How do you decide when it's time to let a product go?

If I don’t like it or find it frustrating to use, I don’t bother at all. There are too many great products in my stash to deal with products that perform poorly! Otherwise, if it smells different, looks off, etc. then I’ll toss.

— Christine


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Marie-Estelle Avatar

If it turned I never doubt about letting go.

If I can make someone happy, I let it go with pleasure. I even tend to give too much if I start lol.

My problem is that I have little ppl to give to (it is used I can’t donate, we can’t return where I live) and when some products are just ok… Even bad, I have issues just letting go and throw them away. And it is stupid. I know that ?. At least I buy less because of this now!

Mariella Avatar

If it starts to smell funny, separate (lotions and such that aren’t meant to be shaken before use) or the texture turns odd, I will toss it. If it’s something that just doesn’t work for me, I’ll check with my daughter to see if she’d like it (a recent Vichy facial mask, for example). Other than that, I hold on to almost everything because I know that, invariably, if I toss it, 6 weeks later, I’ll be regretting it!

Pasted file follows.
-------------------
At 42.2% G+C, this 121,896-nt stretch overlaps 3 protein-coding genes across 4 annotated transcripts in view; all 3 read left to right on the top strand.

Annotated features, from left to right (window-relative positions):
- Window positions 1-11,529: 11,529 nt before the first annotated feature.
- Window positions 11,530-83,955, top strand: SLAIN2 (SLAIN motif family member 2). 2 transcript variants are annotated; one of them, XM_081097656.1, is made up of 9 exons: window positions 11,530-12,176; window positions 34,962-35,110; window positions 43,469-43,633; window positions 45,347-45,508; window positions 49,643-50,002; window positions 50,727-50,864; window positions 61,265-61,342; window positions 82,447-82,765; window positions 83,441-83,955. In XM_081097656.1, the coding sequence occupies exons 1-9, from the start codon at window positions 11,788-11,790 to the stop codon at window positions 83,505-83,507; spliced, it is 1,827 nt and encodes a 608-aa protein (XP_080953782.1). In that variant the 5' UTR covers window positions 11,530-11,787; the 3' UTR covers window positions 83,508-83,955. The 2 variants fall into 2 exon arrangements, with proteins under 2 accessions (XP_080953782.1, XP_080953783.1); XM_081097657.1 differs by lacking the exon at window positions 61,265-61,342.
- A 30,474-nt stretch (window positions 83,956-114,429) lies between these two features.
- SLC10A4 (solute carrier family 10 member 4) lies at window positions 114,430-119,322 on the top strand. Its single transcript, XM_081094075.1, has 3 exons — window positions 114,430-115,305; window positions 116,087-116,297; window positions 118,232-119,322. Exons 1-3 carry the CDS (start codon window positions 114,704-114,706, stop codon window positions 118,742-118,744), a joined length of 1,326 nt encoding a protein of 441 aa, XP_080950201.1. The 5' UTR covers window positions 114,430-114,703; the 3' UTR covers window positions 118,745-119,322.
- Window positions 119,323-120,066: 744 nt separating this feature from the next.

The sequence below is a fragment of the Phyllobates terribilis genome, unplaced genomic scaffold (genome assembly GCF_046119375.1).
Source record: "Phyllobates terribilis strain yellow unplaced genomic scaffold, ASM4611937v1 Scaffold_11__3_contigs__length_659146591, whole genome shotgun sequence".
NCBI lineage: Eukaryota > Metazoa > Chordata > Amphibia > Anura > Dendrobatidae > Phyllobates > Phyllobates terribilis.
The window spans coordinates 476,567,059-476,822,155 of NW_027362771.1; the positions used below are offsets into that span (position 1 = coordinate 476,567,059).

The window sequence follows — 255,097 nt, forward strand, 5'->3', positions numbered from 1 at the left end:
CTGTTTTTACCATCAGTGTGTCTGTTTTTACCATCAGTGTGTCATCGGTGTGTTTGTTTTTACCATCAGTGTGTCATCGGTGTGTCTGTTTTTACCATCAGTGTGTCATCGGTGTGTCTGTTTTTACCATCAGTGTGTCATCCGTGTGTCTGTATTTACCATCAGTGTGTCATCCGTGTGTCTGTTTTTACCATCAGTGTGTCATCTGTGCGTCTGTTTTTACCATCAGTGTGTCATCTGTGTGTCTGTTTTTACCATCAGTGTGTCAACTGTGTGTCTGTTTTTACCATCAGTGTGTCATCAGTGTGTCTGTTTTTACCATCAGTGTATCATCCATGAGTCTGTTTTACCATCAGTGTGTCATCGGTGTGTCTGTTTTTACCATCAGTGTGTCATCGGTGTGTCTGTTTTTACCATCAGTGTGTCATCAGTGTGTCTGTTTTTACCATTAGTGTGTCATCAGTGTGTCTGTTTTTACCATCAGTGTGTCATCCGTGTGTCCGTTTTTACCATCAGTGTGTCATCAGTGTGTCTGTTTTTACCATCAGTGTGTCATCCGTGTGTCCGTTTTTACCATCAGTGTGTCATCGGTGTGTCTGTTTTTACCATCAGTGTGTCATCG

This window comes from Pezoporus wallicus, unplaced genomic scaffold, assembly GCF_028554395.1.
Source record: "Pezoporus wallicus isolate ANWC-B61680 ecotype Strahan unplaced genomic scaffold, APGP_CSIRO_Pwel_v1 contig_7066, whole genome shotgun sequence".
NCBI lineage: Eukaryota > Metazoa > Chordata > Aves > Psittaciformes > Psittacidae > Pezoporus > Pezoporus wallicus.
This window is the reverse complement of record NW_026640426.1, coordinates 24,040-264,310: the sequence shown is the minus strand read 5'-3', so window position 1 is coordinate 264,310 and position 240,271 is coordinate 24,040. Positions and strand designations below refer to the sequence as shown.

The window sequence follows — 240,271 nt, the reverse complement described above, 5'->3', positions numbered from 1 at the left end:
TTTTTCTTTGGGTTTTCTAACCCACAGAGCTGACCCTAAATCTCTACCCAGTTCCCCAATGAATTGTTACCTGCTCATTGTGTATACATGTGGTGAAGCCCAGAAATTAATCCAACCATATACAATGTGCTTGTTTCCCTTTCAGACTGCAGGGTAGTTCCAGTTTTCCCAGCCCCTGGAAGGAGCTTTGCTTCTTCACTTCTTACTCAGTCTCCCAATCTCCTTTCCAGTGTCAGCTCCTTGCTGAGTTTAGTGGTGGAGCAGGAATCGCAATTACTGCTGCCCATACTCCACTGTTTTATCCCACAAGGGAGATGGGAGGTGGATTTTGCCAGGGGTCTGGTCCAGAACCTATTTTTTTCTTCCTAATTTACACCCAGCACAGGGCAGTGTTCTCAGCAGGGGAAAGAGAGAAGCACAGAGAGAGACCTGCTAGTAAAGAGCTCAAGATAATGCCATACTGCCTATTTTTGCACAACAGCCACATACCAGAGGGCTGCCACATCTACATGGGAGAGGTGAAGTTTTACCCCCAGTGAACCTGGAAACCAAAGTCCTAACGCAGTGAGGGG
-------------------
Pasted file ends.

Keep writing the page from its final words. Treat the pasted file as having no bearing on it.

Alecto Avatar

Pretty much the same answer as you Christine, except that I’ll usually give “frustrating to use” a decent chance, as I find that some things can be made to work if I’m not so conventional in my approach.

I don’t have the degree of street-makeup skill that I think many here do, and certainly nothing approaching what gurus have; my “slap it on with a brush over foundation and setting powder” default doesn’t work for everything, much to my lazy-girl dismay. And some lip products that I love the look of I ended up needing to figure out an extra step to make them work for me.

These are things that other people probably know automatically how to do based on a certain finish, etc., but I’m still stumbling around in the dark. I *will* say that my fairly recent discovery that foam eyeshadow applicators are like magic with most shimmery and duochrome eyeshadows has changed my life. πŸ™‚

Alecto Avatar

” … my fairly recent discovery that foam eyeshadow applicators are like magic with most shimmery and duochrome eyeshadows has changed my life…”

… And saved portions of my stash from being culled. I only wish I had figured it out sooner, as I de-stashed a bunch of eyeshadows a couple years ago out of disappointment, and I think now that they would have done what I wanted with the right applicator. I’m a little sad about that.